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Q & A: What jello is made out of

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Q:
What is the composition of jello
- Anonymous
A:
The main ingredients in Jello are:

1) Water -- this is the biggest component.
2) Sugar -- it's sweet! Some gelatin desserts
are sugar-free and have substitutes like
aspartame in them.
3) Proteins -- these are what makes the jello
hold together. Long stringy molecules get tied
up in loose knots which also hold the water molecules
in and keep them from flowing freely. It's not so
stiff that it can't jiggle though.
4) Flavorings -- natural or artificial.
5) Colorings -- That bright green or red color!
6) Maybe a preservative or two to keep it from going bad when stored for a long time in the cupboard. Also perhaps something to make it flow easily, even when the humidity is high. Sugar gets stuck in lumps if stored in a high humidity environment.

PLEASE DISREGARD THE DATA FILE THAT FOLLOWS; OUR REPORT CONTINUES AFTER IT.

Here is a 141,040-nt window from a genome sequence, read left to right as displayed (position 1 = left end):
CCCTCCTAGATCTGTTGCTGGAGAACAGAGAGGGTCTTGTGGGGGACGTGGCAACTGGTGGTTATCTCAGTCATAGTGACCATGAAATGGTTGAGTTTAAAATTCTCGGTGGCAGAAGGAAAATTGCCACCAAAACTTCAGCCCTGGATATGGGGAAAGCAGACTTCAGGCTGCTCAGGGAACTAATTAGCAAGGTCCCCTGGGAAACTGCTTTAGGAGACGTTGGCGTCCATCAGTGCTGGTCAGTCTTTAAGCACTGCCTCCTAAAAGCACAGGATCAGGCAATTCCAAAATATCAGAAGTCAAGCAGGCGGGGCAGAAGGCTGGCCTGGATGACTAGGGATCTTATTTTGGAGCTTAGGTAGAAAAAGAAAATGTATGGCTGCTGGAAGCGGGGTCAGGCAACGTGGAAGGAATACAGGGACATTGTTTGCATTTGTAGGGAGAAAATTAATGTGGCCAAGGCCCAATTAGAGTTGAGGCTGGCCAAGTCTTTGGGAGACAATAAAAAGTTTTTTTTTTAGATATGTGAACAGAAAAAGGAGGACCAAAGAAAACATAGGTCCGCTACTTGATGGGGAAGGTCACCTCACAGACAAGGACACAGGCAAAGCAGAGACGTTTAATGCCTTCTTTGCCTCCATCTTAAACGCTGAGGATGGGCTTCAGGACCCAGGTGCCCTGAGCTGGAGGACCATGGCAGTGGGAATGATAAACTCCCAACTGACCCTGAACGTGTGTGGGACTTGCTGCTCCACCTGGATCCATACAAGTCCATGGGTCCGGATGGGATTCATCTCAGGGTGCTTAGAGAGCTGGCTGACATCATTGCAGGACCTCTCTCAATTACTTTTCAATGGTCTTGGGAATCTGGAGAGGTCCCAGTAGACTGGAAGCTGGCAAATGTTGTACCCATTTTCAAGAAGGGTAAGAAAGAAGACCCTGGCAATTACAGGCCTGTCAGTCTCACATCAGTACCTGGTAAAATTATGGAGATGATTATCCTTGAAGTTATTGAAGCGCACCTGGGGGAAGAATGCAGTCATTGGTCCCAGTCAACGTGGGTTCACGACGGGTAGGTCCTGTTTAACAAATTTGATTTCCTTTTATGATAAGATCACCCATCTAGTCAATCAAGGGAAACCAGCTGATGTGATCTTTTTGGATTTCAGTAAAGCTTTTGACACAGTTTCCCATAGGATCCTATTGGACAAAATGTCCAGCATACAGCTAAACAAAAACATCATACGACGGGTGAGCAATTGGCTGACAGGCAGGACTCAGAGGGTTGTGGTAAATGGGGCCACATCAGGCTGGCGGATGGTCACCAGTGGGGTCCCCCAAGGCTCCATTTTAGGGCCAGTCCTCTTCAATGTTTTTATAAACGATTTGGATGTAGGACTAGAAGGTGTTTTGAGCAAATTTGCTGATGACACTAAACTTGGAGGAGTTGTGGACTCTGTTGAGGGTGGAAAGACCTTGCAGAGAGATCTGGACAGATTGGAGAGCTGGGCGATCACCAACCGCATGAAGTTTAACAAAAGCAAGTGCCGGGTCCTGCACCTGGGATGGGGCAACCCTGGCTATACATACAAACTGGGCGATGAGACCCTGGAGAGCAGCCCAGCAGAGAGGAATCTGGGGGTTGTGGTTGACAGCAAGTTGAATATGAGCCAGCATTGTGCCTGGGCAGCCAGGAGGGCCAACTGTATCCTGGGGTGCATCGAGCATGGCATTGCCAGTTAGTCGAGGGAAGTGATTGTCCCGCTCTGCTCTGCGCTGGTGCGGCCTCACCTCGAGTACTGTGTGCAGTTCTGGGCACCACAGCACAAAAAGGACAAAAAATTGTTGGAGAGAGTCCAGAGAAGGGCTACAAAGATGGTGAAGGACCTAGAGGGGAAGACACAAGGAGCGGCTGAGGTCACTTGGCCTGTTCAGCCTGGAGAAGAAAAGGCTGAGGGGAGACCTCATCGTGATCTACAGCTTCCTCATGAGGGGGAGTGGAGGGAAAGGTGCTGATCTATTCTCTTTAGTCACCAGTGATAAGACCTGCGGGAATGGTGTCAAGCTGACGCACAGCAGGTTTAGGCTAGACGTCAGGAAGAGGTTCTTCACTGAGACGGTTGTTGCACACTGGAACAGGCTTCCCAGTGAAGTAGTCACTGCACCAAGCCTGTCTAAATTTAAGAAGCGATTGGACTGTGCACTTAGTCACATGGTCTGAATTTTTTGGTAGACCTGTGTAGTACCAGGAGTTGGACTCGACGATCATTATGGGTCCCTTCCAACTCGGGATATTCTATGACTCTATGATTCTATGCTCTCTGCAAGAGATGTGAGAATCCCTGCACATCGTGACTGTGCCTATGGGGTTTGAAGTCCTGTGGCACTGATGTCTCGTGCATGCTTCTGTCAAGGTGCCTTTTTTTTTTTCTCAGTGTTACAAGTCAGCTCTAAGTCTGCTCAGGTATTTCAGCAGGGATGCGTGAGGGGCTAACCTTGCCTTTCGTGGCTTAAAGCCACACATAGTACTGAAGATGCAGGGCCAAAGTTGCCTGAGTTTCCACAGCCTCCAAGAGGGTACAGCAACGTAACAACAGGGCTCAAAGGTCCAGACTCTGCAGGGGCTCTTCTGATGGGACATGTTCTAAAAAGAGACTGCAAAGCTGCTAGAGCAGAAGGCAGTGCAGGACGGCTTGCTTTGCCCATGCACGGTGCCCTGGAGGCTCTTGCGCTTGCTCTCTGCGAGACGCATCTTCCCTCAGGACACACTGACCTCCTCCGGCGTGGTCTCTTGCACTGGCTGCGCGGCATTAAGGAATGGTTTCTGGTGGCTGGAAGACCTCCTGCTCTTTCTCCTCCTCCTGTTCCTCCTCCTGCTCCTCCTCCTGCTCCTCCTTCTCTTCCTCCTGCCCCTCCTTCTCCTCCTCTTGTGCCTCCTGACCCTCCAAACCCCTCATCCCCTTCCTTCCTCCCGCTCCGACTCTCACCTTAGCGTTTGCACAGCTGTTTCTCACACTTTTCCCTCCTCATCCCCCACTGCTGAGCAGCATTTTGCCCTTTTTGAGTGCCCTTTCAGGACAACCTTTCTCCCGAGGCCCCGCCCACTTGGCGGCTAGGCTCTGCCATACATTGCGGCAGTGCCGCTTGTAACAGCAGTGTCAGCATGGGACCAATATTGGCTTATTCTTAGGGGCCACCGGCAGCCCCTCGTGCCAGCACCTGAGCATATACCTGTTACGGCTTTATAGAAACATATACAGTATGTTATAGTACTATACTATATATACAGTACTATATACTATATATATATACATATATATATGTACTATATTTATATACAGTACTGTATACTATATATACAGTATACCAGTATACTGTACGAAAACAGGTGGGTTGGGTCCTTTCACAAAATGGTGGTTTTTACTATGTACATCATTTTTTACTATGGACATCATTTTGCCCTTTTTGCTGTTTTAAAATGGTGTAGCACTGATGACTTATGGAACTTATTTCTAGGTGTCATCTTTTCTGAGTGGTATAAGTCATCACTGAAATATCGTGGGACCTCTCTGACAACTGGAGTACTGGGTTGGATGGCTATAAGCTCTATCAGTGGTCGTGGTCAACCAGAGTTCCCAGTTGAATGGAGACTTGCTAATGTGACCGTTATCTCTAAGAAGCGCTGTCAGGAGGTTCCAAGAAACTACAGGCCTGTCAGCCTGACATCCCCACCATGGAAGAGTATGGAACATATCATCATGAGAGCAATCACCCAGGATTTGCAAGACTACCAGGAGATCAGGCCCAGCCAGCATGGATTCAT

Tom

(republished on 07/13/06)

Follow-Up #1: Jello Proteins

Q:
What type of proteins?
- Kyla (age 12)
Lake Park, IA, USA
A:
The protein that makes up gelatin (Jello) is called "collagen."  Collagen is a structural protein found all throughout the bodies of animals.  It’s job is to hold important body parts (like skin) in the places where they’re supposed to stay - you may have heard of people using collagen supplements, injections, etc. to make their skin look less wrinkled.  When you mix gelatin powder with hot water, a chemical reaction called "hydrolysis" occurs within the collagen molecules, causing them to break apart and form a larger structure called a "colloid" (please read our answer on the structure of Jello to learn more about colloids).

The collagen in gelatin usually comes from the skin and bones of pigs and cattle after they are butchered for meat.  You may have heard that gelatin is made from the hooves of horses or cows, but this is not true.  The protein that makes up hooves is called "keratin" (the same protein that makes up your fingernails).  Although keratin and collagen are both important to maintain the body’s normal structure, you can not make gelatin from keratin. 

As an interesting sidenote, the collagen molecule has a very neat-looking "triple helix" structure - a little like the "double helix" of DNA.  There is a nice picture of a collagen molecule on Wikipedia.

-Tamara

(published on 02/21/07)

Follow-up on this answer.